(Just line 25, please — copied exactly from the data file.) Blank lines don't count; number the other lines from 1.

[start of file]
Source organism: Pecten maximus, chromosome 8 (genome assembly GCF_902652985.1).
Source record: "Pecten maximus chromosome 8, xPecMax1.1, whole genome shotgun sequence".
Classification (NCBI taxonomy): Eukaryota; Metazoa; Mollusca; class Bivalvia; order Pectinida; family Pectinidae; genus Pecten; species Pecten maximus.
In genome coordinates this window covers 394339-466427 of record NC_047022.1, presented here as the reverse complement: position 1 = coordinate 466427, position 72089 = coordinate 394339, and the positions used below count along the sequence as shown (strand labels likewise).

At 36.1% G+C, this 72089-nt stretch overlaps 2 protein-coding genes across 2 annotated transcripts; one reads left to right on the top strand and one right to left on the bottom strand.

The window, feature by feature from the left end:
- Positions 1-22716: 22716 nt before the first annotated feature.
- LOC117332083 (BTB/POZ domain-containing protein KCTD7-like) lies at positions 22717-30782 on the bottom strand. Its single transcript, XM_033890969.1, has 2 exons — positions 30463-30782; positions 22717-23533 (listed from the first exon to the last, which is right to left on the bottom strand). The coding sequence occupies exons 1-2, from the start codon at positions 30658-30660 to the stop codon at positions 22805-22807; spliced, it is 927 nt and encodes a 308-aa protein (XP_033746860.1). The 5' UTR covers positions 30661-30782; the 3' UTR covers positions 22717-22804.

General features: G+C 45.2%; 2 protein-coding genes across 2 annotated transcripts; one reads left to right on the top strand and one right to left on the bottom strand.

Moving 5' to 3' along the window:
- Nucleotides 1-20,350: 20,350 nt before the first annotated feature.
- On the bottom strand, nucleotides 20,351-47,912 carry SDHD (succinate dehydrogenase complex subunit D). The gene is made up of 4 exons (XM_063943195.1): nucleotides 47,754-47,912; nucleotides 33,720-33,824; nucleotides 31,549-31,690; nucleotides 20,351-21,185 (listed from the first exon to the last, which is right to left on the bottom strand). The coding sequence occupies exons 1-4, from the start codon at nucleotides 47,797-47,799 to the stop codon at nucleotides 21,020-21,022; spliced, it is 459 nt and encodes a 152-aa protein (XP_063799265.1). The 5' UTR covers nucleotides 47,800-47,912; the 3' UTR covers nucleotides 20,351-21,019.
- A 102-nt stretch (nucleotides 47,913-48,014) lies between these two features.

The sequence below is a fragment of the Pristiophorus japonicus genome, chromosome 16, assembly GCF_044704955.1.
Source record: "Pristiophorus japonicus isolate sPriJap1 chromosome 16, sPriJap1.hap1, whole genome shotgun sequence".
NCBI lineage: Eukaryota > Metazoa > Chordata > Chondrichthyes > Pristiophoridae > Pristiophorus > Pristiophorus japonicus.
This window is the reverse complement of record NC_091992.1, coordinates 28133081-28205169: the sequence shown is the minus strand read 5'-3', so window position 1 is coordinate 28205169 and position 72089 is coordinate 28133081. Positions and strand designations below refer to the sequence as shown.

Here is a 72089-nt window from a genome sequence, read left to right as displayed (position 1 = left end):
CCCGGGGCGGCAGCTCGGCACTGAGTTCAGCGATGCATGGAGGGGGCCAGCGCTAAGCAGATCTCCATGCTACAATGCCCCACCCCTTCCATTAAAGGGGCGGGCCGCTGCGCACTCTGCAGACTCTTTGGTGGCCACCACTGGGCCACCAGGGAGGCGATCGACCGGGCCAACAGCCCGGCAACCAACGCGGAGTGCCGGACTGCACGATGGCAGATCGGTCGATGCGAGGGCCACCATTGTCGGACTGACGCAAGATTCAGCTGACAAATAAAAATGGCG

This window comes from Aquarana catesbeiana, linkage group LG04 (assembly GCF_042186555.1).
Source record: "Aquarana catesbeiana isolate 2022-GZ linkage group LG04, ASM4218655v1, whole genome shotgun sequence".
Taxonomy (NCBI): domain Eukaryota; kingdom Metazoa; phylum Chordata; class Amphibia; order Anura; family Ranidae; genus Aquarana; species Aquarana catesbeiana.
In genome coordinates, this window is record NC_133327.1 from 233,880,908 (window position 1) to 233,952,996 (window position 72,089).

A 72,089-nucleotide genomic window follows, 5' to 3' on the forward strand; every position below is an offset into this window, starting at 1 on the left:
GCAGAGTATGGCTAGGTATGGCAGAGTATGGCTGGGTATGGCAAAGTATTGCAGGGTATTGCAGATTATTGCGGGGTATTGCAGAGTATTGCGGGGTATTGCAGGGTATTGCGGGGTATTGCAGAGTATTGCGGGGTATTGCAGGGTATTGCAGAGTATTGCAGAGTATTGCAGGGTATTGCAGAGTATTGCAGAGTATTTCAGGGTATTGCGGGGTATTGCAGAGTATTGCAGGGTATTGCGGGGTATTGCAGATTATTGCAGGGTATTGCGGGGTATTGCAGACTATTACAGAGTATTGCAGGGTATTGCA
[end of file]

GCAGAGTATGGCTAGGTATGGCAGAGTATGGCTGGGTATGGCAAAGTATTGCAGGGTATTGCAGATTATTGCGGGGTATTGCAGAGTATTGCGGGGTATTGCAGGGTATTGCGGGGTATTGCAGAGTATTGCGGGGTATTGCAGGGTATTGCAGAGTATTGCAGAGTATTGCAGGGTATTGCAGAGTATTGCAGAGTATTTCAGGGTATTGCGGGGTATTGCAGAGTATTGCAGGGTATTGCGGGGTATTGCAGATTATTGCAGGGTATTGCGGGGTATTGCAGACTATTACAGAGTATTGCAGGGTATTGCA